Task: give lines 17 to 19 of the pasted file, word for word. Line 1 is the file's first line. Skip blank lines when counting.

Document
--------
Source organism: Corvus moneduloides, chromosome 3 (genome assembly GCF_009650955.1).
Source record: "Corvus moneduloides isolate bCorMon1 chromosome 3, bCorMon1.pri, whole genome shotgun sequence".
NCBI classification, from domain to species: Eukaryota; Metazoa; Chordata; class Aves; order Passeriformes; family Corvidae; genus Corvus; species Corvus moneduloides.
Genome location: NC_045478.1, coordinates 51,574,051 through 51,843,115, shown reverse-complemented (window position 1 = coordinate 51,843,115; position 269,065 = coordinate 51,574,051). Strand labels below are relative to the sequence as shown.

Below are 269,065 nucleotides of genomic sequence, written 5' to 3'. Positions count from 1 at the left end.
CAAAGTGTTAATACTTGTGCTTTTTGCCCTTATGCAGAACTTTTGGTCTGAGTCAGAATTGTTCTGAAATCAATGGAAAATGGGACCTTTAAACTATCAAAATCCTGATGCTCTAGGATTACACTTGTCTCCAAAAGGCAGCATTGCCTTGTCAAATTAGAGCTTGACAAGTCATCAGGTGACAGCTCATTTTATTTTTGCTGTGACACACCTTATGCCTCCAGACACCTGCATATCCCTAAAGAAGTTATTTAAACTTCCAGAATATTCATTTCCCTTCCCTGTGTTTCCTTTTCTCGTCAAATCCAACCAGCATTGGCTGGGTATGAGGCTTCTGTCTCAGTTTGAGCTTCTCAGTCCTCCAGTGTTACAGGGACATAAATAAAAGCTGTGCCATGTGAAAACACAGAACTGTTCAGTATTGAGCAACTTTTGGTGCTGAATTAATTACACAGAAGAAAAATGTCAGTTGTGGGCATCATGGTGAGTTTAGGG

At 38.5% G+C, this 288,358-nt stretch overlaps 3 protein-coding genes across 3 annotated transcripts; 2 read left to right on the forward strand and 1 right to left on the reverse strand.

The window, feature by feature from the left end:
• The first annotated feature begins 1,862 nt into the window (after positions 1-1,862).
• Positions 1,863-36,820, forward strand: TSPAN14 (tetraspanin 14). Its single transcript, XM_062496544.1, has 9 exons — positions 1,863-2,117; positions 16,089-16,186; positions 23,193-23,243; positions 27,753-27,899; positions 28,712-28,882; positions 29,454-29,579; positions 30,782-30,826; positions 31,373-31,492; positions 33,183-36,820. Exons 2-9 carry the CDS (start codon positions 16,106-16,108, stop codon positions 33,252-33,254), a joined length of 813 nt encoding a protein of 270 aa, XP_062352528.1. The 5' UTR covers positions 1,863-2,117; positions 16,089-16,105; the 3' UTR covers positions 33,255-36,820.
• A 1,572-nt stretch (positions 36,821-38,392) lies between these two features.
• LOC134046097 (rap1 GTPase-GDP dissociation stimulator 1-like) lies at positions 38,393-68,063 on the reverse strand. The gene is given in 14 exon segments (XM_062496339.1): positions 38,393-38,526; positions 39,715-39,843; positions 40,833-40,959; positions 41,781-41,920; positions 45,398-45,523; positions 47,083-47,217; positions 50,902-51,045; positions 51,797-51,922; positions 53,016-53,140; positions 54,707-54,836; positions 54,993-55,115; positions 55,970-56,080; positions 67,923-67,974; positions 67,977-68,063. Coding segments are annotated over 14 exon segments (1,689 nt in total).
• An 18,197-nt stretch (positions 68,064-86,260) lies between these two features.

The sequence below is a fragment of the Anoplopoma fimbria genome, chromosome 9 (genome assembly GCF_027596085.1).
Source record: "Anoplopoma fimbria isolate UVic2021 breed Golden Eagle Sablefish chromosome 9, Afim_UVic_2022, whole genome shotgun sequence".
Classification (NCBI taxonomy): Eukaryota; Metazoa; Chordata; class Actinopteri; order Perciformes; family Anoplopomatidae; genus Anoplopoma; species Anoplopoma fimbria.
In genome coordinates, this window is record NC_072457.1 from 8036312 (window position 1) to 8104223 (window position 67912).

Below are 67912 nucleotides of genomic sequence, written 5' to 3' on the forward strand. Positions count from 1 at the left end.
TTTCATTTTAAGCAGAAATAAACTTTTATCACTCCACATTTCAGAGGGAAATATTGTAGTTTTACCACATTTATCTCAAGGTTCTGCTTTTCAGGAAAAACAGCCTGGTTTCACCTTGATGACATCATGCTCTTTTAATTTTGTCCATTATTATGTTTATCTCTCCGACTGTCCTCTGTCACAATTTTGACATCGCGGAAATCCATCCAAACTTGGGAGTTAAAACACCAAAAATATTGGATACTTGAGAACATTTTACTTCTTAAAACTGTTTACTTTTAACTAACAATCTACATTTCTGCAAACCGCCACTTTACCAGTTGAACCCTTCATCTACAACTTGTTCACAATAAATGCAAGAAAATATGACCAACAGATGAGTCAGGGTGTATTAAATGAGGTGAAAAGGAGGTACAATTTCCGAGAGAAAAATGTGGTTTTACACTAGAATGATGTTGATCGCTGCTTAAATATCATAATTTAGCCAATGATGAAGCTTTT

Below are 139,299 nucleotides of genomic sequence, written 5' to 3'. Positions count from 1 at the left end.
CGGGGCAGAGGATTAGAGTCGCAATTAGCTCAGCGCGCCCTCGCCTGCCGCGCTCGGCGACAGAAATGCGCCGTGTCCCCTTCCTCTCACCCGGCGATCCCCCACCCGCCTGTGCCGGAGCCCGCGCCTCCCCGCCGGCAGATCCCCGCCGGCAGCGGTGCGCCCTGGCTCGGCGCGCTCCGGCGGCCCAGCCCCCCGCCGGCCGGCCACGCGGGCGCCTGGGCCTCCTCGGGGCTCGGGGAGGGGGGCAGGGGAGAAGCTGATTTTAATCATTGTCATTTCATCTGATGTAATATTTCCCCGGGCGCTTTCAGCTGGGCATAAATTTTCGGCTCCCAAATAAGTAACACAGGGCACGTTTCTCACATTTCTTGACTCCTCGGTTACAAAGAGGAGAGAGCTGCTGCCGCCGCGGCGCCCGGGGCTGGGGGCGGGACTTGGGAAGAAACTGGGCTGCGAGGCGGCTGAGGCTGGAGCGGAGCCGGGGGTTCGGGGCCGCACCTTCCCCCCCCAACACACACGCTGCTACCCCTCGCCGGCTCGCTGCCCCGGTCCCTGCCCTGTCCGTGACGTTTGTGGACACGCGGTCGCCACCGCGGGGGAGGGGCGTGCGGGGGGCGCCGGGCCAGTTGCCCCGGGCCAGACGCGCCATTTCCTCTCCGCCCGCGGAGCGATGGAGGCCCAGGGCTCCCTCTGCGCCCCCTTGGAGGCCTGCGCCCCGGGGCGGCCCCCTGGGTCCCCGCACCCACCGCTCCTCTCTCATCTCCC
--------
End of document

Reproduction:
In genome coordinates, this window is record NC_072457.1 from 8036312 (window position 1) to 8104223 (window position 67912).

Below are 67912 nucleotides of genomic sequence, written 5' to 3' on the forward strand. Positions count from 1 at the left end.
TTTCATTTTAAGCAGAAATAAACTTTTATCACTCCACATTTCAGAGGGAAATATTGTAGTTTTACCACATTTATCTCAAGGTTCTGCTTTTCAGGAAAAACAGCCTGGTTTCACCTTGATGACATCATGCTCTTTTAATTTTGTCCATTATTATGTTTATCTCTCCGACTGTCCTCTGTCACAATTTTGACATCGCGGAAATCCATCCAAACTTGGGAGTTAAAACACCAAAAATATTGGATACTTGAGAACATTTTACTTCTTAAAACTGTTTACTTTTAACTAACAATCTACATTTCTGCAAACCGCCACTTTACCAGTTGAACCCTTCATCTACAACTTGTTCACAATAAATGCAAGAAAATATGACCAACAGATGAGTCAGGGTGTATTAAATGAGGTGAAAAGGAGGTACAATTTCCGAGAGAAAAATGTGGTTTTACACTAGAATGATGTTGATCGCTGCTTAAATATCATAATTTAGCCAATGATGAAGCTTTT